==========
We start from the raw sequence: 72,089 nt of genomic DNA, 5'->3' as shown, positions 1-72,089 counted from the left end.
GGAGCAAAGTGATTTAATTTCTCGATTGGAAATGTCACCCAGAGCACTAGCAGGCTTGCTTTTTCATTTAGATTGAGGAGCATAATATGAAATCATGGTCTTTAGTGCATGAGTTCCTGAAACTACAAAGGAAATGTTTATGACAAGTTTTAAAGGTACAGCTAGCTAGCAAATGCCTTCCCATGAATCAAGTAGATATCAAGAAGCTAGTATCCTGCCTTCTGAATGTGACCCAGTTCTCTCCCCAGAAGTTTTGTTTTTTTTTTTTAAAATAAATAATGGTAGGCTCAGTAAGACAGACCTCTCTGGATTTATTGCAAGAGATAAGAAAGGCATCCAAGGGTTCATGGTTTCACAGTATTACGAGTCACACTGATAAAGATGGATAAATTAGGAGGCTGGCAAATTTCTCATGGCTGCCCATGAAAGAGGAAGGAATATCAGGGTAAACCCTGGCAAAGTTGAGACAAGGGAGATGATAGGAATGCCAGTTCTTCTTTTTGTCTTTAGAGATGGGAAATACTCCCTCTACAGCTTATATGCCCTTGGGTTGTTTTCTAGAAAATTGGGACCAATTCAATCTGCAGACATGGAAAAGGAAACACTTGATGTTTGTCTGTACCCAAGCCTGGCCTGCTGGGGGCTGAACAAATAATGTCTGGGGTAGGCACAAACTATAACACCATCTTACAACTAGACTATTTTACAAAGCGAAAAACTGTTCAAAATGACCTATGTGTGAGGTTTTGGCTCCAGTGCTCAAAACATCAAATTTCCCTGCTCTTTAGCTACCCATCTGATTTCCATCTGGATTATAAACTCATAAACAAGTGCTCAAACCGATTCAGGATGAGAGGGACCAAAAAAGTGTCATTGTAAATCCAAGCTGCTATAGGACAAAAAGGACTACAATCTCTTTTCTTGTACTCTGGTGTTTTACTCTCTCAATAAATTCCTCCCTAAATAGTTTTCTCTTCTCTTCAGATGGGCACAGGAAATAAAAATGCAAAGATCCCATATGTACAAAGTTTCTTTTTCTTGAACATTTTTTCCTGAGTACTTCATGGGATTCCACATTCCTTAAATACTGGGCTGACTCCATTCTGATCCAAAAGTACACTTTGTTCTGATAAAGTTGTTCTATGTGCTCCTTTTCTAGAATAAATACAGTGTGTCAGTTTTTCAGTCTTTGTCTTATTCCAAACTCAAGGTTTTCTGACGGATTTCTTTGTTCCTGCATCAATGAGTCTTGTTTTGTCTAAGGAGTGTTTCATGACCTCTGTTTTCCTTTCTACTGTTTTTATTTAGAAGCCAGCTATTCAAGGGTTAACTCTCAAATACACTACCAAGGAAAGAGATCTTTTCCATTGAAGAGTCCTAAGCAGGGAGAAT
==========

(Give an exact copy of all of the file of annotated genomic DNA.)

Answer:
We start from the raw sequence: 72,089 nt of genomic DNA, 5'->3' as shown, positions 1-72,089 counted from the left end.
GGAGCAAAGTGATTTAATTTCTCGATTGGAAATGTCACCCAGAGCACTAGCAGGCTTGCTTTTTCATTTAGATTGAGGAGCATAATATGAAATCATGGTCTTTAGTGCATGAGTTCCTGAAACTACAAAGGAAATGTTTATGACAAGTTTTAAAGGTACAGCTAGCTAGCAAATGCCTTCCCATGAATCAAGTAGATATCAAGAAGCTAGTATCCTGCCTTCTGAATGTGACCCAGTTCTCTCCCCAGAAGTTTTGTTTTTTTTTTTTAAAATAAATAATGGTAGGCTCAGTAAGACAGACCTCTCTGGATTTATTGCAAGAGATAAGAAAGGCATCCAAGGGTTCATGGTTTCACAGTATTACGAGTCACACTGATAAAGATGGATAAATTAGGAGGCTGGCAAATTTCTCATGGCTGCCCATGAAAGAGGAAGGAATATCAGGGTAAACCCTGGCAAAGTTGAGACAAGGGAGATGATAGGAATGCCAGTTCTTCTTTTTGTCTTTAGAGATGGGAAATACTCCCTCTACAGCTTATATGCCCTTGGGTTGTTTTCTAGAAAATTGGGACCAATTCAATCTGCAGACATGGAAAAGGAAACACTTGATGTTTGTCTGTACCCAAGCCTGGCCTGCTGGGGGCTGAACAAATAATGTCTGGGGTAGGCACAAACTATAACACCATCTTACAACTAGACTATTTTACAAAGCGAAAAACTGTTCAAAATGACCTATGTGTGAGGTTTTGGCTCCAGTGCTCAAAACATCAAATTTCCCTGCTCTTTAGCTACCCATCTGATTTCCATCTGGATTATAAACTCATAAACAAGTGCTCAAACCGATTCAGGATGAGAGGGACCAAAAAAGTGTCATTGTAAATCCAAGCTGCTATAGGACAAAAAGGACTACAATCTCTTTTCTTGTACTCTGGTGTTTTACTCTCTCAATAAATTCCTCCCTAAATAGTTTTCTCTTCTCTTCAGATGGGCACAGGAAATAAAAATGCAAAGATCCCATATGTACAAAGTTTCTTTTTCTTGAACATTTTTTCCTGAGTACTTCATGGGATTCCACATTCCTTAAATACTGGGCTGACTCCATTCTGATCCAAAAGTACACTTTGTTCTGATAAAGTTGTTCTATGTGCTCCTTTTCTAGAATAAATACAGTGTGTCAGTTTTTCAGTCTTTGTCTTATTCCAAACTCAAGGTTTTCTGACGGATTTCTTTGTTCCTGCATCAATGAGTCTTGTTTTGTCTAAGGAGTGTTTCATGACCTCTGTTTTCCTTTCTACTGTTTTTATTTAGAAGCCAGCTATTCAAGGGTTAACTCTCAAATACACTACCAAGGAAAGAGATCTTTTCCATTGAAGAGTCCTAAGCAGGGAGAAT